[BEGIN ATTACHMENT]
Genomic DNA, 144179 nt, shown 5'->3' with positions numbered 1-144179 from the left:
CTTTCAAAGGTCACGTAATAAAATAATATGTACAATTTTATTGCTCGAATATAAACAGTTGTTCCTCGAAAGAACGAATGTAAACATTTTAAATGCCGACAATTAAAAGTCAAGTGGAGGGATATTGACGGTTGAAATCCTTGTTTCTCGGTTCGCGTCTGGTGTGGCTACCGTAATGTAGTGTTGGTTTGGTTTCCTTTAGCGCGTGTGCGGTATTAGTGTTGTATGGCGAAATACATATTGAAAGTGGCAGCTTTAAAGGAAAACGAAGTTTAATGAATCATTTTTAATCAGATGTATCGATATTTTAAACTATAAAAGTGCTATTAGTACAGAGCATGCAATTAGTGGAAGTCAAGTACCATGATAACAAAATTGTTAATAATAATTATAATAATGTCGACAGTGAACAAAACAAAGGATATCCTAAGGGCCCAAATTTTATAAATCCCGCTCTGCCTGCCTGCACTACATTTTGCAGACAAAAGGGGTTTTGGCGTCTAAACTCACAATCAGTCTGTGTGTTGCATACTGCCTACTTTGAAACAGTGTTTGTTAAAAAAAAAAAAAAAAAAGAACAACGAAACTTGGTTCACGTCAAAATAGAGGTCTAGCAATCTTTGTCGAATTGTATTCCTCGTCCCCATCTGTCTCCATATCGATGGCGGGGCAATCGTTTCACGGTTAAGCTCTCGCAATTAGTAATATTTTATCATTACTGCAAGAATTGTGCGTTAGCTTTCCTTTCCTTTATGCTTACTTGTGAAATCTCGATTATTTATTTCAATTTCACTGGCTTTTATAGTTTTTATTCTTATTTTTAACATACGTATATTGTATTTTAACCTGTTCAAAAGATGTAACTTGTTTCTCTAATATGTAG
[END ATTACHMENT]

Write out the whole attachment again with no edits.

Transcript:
Genomic DNA, 144179 nt, shown 5'->3' with positions numbered 1-144179 from the left:
CTTTCAAAGGTCACGTAATAAAATAATATGTACAATTTTATTGCTCGAATATAAACAGTTGTTCCTCGAAAGAACGAATGTAAACATTTTAAATGCCGACAATTAAAAGTCAAGTGGAGGGATATTGACGGTTGAAATCCTTGTTTCTCGGTTCGCGTCTGGTGTGGCTACCGTAATGTAGTGTTGGTTTGGTTTCCTTTAGCGCGTGTGCGGTATTAGTGTTGTATGGCGAAATACATATTGAAAGTGGCAGCTTTAAAGGAAAACGAAGTTTAATGAATCATTTTTAATCAGATGTATCGATATTTTAAACTATAAAAGTGCTATTAGTACAGAGCATGCAATTAGTGGAAGTCAAGTACCATGATAACAAAATTGTTAATAATAATTATAATAATGTCGACAGTGAACAAAACAAAGGATATCCTAAGGGCCCAAATTTTATAAATCCCGCTCTGCCTGCCTGCACTACATTTTGCAGACAAAAGGGGTTTTGGCGTCTAAACTCACAATCAGTCTGTGTGTTGCATACTGCCTACTTTGAAACAGTGTTTGTTAAAAAAAAAAAAAAAAAAGAACAACGAAACTTGGTTCACGTCAAAATAGAGGTCTAGCAATCTTTGTCGAATTGTATTCCTCGTCCCCATCTGTCTCCATATCGATGGCGGGGCAATCGTTTCACGGTTAAGCTCTCGCAATTAGTAATATTTTATCATTACTGCAAGAATTGTGCGTTAGCTTTCCTTTCCTTTATGCTTACTTGTGAAATCTCGATTATTTATTTCAATTTCACTGGCTTTTATAGTTTTTATTCTTATTTTTAACATACGTATATTGTATTTTAACCTGTTCAAAAGATGTAACTTGTTTCTCTAATATGTAG